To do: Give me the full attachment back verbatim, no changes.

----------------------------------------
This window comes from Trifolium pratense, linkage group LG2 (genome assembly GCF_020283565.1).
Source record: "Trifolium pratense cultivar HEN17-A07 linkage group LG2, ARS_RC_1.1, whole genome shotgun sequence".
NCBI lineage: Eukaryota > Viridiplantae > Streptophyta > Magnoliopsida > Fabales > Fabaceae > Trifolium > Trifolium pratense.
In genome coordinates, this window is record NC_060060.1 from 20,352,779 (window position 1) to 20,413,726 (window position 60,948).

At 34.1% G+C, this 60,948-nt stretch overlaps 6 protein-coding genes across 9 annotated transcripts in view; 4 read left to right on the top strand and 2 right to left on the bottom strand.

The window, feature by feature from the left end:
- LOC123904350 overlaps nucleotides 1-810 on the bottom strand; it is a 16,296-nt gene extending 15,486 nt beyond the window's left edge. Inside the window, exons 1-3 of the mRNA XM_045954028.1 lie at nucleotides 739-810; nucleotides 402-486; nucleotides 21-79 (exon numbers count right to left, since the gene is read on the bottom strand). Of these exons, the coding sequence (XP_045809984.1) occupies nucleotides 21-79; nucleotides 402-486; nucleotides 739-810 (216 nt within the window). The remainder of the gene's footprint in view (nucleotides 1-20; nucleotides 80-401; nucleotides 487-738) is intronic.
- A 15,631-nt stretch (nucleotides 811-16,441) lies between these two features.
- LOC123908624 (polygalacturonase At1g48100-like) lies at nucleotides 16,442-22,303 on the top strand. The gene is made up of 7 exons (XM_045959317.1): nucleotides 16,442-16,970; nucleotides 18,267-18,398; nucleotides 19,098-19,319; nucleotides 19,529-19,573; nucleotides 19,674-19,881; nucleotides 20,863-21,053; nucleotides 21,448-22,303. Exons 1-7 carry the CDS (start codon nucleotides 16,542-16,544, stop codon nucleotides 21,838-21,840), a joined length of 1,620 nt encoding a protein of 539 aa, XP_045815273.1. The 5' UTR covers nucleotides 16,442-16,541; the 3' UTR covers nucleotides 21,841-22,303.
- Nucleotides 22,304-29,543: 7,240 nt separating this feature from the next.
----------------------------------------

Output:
This window comes from Trifolium pratense, linkage group LG2 (genome assembly GCF_020283565.1).
Source record: "Trifolium pratense cultivar HEN17-A07 linkage group LG2, ARS_RC_1.1, whole genome shotgun sequence".
NCBI lineage: Eukaryota > Viridiplantae > Streptophyta > Magnoliopsida > Fabales > Fabaceae > Trifolium > Trifolium pratense.
In genome coordinates, this window is record NC_060060.1 from 20,352,779 (window position 1) to 20,413,726 (window position 60,948).

At 34.1% G+C, this 60,948-nt stretch overlaps 6 protein-coding genes across 9 annotated transcripts in view; 4 read left to right on the top strand and 2 right to left on the bottom strand.

The window, feature by feature from the left end:
- LOC123904350 overlaps nucleotides 1-810 on the bottom strand; it is a 16,296-nt gene extending 15,486 nt beyond the window's left edge. Inside the window, exons 1-3 of the mRNA XM_045954028.1 lie at nucleotides 739-810; nucleotides 402-486; nucleotides 21-79 (exon numbers count right to left, since the gene is read on the bottom strand). Of these exons, the coding sequence (XP_045809984.1) occupies nucleotides 21-79; nucleotides 402-486; nucleotides 739-810 (216 nt within the window). The remainder of the gene's footprint in view (nucleotides 1-20; nucleotides 80-401; nucleotides 487-738) is intronic.
- A 15,631-nt stretch (nucleotides 811-16,441) lies between these two features.
- LOC123908624 (polygalacturonase At1g48100-like) lies at nucleotides 16,442-22,303 on the top strand. The gene is made up of 7 exons (XM_045959317.1): nucleotides 16,442-16,970; nucleotides 18,267-18,398; nucleotides 19,098-19,319; nucleotides 19,529-19,573; nucleotides 19,674-19,881; nucleotides 20,863-21,053; nucleotides 21,448-22,303. Exons 1-7 carry the CDS (start codon nucleotides 16,542-16,544, stop codon nucleotides 21,838-21,840), a joined length of 1,620 nt encoding a protein of 539 aa, XP_045815273.1. The 5' UTR covers nucleotides 16,442-16,541; the 3' UTR covers nucleotides 21,841-22,303.
- Nucleotides 22,304-29,543: 7,240 nt separating this feature from the next.